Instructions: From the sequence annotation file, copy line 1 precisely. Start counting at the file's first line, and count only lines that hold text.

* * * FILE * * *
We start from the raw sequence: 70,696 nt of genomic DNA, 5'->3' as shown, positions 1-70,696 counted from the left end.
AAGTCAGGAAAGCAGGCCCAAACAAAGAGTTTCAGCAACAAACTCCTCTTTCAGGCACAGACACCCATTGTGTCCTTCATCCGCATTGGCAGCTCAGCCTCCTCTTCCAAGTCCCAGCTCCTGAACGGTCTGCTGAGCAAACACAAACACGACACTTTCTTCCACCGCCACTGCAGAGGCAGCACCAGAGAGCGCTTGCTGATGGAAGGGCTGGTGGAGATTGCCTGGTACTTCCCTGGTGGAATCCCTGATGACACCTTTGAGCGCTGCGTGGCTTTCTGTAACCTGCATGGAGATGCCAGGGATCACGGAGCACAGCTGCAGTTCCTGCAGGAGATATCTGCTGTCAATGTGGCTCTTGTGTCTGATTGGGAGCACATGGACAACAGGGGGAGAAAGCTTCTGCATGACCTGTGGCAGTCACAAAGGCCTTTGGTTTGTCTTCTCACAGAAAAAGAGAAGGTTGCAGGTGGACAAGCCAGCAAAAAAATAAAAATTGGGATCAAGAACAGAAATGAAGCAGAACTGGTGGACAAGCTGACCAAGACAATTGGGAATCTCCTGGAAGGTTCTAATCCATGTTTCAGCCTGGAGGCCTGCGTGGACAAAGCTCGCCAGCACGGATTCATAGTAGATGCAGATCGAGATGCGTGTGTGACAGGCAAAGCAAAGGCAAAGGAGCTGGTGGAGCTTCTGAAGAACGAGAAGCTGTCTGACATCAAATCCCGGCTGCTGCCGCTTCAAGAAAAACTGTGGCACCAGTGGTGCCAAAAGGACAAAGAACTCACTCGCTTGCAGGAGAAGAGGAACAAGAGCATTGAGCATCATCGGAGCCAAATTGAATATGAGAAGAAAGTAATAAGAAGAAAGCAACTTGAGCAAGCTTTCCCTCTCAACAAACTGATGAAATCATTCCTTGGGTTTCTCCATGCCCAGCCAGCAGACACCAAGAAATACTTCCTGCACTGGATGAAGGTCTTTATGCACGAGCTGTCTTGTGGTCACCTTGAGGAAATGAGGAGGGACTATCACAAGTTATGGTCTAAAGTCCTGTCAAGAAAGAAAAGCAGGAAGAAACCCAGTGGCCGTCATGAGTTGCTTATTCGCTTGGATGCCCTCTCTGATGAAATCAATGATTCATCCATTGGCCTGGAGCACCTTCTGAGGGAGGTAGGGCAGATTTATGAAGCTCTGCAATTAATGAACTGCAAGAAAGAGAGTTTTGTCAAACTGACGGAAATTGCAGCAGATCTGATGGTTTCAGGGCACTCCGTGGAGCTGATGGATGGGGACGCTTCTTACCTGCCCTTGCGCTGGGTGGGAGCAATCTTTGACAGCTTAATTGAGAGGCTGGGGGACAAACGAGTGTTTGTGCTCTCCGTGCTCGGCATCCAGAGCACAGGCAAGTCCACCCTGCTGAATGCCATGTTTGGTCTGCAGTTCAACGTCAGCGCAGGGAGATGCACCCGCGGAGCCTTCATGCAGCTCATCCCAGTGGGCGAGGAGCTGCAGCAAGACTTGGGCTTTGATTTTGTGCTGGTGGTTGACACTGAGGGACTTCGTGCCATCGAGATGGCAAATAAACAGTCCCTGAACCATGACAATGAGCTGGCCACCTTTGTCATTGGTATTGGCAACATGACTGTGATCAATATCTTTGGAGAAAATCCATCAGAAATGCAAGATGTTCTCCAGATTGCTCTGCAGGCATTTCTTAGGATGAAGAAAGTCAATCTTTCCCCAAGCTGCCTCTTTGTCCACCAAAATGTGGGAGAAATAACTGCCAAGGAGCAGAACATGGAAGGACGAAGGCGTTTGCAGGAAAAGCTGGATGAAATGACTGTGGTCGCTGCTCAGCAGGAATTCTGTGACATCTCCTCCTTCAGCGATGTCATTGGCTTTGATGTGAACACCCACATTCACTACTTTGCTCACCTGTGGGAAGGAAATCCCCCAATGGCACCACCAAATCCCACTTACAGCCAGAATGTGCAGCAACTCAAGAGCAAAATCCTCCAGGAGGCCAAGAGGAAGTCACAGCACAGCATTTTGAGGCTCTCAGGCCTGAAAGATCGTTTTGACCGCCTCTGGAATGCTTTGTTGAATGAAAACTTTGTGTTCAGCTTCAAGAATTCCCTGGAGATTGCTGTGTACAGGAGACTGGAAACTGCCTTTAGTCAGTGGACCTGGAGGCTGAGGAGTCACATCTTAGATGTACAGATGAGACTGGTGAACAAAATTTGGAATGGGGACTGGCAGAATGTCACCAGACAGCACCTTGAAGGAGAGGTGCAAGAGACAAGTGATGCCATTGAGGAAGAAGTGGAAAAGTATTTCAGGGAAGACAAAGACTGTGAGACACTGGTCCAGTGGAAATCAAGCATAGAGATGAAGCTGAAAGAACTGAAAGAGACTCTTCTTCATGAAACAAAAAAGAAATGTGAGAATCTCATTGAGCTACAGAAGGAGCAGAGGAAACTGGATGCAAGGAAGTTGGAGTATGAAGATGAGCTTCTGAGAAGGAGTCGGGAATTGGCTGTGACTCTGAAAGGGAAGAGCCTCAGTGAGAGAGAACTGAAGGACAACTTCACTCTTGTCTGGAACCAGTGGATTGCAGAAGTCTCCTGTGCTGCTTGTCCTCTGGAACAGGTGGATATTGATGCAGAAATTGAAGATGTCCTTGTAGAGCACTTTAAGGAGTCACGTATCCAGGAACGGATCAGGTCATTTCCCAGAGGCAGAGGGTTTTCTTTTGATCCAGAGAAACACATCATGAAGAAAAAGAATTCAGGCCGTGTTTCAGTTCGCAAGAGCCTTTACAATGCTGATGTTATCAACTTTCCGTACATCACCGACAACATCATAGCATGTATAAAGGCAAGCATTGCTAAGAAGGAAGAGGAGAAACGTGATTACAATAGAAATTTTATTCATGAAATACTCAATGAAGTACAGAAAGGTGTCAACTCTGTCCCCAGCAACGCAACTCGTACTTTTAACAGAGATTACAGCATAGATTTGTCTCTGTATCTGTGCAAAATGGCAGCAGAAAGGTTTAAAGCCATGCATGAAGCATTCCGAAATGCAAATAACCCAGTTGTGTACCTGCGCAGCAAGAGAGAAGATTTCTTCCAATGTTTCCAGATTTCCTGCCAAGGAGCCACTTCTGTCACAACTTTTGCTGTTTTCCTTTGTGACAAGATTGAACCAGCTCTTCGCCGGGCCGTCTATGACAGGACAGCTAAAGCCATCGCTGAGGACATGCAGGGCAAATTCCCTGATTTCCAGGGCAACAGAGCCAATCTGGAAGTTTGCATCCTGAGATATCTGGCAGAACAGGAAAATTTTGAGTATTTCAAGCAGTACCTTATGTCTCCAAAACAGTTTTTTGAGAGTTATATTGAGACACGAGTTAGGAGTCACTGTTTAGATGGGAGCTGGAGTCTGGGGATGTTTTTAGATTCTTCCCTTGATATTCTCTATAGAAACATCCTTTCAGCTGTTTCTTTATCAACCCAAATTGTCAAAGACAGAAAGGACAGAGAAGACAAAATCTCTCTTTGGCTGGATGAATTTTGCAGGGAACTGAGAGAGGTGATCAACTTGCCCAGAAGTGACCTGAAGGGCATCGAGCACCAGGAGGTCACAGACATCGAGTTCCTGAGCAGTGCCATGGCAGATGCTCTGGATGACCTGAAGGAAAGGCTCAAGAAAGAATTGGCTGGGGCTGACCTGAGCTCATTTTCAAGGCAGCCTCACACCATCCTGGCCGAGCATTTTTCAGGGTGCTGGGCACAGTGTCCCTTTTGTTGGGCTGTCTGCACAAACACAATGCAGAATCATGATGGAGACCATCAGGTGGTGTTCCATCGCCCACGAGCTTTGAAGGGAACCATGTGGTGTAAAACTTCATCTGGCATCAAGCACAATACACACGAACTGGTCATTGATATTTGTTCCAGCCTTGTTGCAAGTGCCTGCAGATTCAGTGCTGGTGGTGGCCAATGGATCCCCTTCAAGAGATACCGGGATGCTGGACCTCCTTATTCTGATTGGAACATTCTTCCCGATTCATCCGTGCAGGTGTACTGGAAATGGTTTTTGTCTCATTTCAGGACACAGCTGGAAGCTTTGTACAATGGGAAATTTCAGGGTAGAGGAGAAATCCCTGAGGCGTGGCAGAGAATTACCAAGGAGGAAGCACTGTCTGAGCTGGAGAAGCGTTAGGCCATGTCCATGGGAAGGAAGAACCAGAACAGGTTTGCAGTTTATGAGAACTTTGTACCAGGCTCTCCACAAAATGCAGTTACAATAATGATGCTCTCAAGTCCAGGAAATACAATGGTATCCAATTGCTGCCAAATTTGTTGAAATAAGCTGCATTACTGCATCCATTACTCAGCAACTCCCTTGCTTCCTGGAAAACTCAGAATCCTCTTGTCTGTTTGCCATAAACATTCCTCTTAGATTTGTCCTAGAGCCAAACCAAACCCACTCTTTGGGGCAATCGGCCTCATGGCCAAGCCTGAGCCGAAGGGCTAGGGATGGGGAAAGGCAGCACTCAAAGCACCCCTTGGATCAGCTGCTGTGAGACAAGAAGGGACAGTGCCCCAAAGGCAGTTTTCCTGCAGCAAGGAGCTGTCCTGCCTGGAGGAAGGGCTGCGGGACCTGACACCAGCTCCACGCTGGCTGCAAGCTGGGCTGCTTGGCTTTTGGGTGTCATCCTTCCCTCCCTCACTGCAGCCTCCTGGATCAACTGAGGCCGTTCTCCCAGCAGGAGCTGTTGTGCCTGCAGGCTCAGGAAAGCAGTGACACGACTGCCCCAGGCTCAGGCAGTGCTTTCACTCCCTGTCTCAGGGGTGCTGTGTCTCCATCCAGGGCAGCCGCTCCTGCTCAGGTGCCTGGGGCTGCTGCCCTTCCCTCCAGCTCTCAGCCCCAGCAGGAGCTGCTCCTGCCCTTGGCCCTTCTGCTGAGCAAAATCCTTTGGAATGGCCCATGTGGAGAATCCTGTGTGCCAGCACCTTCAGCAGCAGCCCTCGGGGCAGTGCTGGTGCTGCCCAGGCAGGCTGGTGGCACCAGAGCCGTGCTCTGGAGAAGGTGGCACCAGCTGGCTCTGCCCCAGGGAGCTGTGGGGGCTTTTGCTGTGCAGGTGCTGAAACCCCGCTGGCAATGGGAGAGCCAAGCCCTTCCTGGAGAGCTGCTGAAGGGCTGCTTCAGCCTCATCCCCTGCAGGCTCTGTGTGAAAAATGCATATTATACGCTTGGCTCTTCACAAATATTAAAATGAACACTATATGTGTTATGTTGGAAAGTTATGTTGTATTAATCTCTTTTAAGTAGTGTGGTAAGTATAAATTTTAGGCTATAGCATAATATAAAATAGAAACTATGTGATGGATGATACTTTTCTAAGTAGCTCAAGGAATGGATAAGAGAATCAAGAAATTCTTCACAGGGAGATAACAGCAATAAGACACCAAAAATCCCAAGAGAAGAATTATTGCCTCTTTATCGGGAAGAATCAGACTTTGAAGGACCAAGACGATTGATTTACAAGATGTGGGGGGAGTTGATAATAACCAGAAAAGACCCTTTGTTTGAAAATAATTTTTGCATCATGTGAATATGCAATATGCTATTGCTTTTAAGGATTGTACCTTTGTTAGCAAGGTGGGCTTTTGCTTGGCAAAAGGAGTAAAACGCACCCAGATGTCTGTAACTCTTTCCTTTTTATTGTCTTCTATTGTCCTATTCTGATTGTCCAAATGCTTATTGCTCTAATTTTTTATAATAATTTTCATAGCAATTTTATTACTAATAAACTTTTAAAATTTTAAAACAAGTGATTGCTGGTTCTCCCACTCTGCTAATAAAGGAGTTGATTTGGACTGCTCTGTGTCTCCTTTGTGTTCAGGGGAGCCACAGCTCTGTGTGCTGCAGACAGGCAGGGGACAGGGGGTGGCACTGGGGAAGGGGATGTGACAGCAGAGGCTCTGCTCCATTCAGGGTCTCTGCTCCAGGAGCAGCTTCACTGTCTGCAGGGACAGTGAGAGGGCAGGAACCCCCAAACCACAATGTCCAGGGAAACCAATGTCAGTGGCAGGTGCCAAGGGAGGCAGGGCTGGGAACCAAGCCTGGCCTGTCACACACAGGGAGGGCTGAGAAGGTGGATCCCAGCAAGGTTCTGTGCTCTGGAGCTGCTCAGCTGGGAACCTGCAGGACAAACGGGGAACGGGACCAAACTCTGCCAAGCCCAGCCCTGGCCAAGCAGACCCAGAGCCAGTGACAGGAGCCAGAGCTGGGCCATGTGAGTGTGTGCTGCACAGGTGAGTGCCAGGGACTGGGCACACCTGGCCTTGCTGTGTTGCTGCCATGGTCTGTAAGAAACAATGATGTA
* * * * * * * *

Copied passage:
We start from the raw sequence: 70,696 nt of genomic DNA, 5'->3' as shown, positions 1-70,696 counted from the left end.